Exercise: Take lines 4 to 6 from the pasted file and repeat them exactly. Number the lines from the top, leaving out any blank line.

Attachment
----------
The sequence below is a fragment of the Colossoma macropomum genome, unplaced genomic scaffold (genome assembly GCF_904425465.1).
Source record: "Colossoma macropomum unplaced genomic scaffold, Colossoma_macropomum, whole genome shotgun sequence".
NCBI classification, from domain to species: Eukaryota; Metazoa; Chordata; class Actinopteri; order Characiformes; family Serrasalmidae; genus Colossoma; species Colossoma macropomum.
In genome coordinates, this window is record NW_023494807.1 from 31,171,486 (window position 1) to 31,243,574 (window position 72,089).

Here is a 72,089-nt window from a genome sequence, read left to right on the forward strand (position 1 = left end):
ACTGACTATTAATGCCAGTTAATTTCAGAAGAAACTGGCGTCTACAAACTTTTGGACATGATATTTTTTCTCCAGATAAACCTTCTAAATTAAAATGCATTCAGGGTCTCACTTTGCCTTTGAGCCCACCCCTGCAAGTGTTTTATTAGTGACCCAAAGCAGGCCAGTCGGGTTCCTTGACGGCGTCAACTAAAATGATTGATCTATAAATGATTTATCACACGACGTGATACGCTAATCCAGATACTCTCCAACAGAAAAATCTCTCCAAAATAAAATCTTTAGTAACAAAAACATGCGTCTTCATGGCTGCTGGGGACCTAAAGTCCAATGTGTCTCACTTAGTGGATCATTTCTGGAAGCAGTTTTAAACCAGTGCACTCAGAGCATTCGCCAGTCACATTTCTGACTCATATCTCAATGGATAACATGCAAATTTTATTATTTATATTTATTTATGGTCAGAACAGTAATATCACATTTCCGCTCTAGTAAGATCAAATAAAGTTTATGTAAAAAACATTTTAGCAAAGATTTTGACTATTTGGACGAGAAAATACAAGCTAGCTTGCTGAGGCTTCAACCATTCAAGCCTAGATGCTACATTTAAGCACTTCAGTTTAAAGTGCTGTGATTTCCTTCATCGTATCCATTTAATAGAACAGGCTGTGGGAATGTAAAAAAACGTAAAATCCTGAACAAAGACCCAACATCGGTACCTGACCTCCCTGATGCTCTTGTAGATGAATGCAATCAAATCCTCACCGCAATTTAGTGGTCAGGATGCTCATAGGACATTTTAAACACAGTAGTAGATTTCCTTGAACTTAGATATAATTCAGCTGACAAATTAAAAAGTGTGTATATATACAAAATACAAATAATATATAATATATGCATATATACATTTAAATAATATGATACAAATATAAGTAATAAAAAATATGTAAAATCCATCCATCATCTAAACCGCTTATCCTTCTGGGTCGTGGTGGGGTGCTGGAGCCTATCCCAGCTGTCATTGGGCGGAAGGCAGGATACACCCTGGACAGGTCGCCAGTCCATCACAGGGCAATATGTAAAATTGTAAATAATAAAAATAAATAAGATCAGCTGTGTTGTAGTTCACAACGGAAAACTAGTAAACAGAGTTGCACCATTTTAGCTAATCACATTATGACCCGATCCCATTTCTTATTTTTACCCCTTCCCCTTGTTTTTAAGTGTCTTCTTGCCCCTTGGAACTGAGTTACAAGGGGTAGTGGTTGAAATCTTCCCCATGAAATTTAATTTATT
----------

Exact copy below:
In genome coordinates, this window is record NW_023494807.1 from 31,171,486 (window position 1) to 31,243,574 (window position 72,089).

Here is a 72,089-nt window from a genome sequence, read left to right on the forward strand (position 1 = left end):
ACTGACTATTAATGCCAGTTAATTTCAGAAGAAACTGGCGTCTACAAACTTTTGGACATGATATTTTTTCTCCAGATAAACCTTCTAAATTAAAATGCATTCAGGGTCTCACTTTGCCTTTGAGCCCACCCCTGCAAGTGTTTTATTAGTGACCCAAAGCAGGCCAGTCGGGTTCCTTGACGGCGTCAACTAAAATGATTGATCTATAAATGATTTATCACACGACGTGATACGCTAATCCAGATACTCTCCAACAGAAAAATCTCTCCAAAATAAAATCTTTAGTAACAAAAACATGCGTCTTCATGGCTGCTGGGGACCTAAAGTCCAATGTGTCTCACTTAGTGGATCATTTCTGGAAGCAGTTTTAAACCAGTGCACTCAGAGCATTCGCCAGTCACATTTCTGACTCATATCTCAATGGATAACATGCAAATTTTATTATTTATATTTATTTATGGTCAGAACAGTAATATCACATTTCCGCTCTAGTAAGATCAAATAAAGTTTATGTAAAAAACATTTTAGCAAAGATTTTGACTATTTGGACGAGAAAATACAAGCTAGCTTGCTGAGGCTTCAACCATTCAAGCCTAGATGCTACATTTAAGCACTTCAGTTTAAAGTGCTGTGATTTCCTTCATCGTATCCATTTAATAGAACAGGCTGTGGGAATGTAAAAAAACGTAAAATCCTGAACAAAGACCCAACATCGGTACCTGACCTCCCTGATGCTCTTGTAGATGAATGCAATCAAATCCTCACCGCAATTTAGTGGTCAGGATGCTCATAGGACATTTTAAACACAGTAGTAGATTTCCTTGAACTTAGATATAATTCAGCTGACAAATTAAAAAGTGTGTATATATACAAAATACAAATAATATATAATATATGCATATATACATTTAAATAATATGATACAAATATAAGTAATAAAAAATATGTAAAATCCATCCATCATCTAAACCGCTTATCCTTCTGGGTCGTGGTGGGGTGCTGGAGCCTATCCCAGCTGTCATTGGGCGGAAGGCAGGATACACCCTGGACAGGTCGCCAGTCCATCACAGGGCAATATGTAAAATTGTAAATAATAAAAATAAATAAGATCAGCTGTGTTGTAGTTCACAACGGAAAACTAGTAAACAGAGTTGCACCATTTTAGCTAATCACATTATGACCCGATCCCATTTCTTATTTTTACCCCTTCCCCTTGTTTTTAAGTGTCTTCTTGCCCCTTGGAACTGAGTTACAAGGGGTAGTGGTTGAAATCTTCCCCATGAAATTTAATTTATT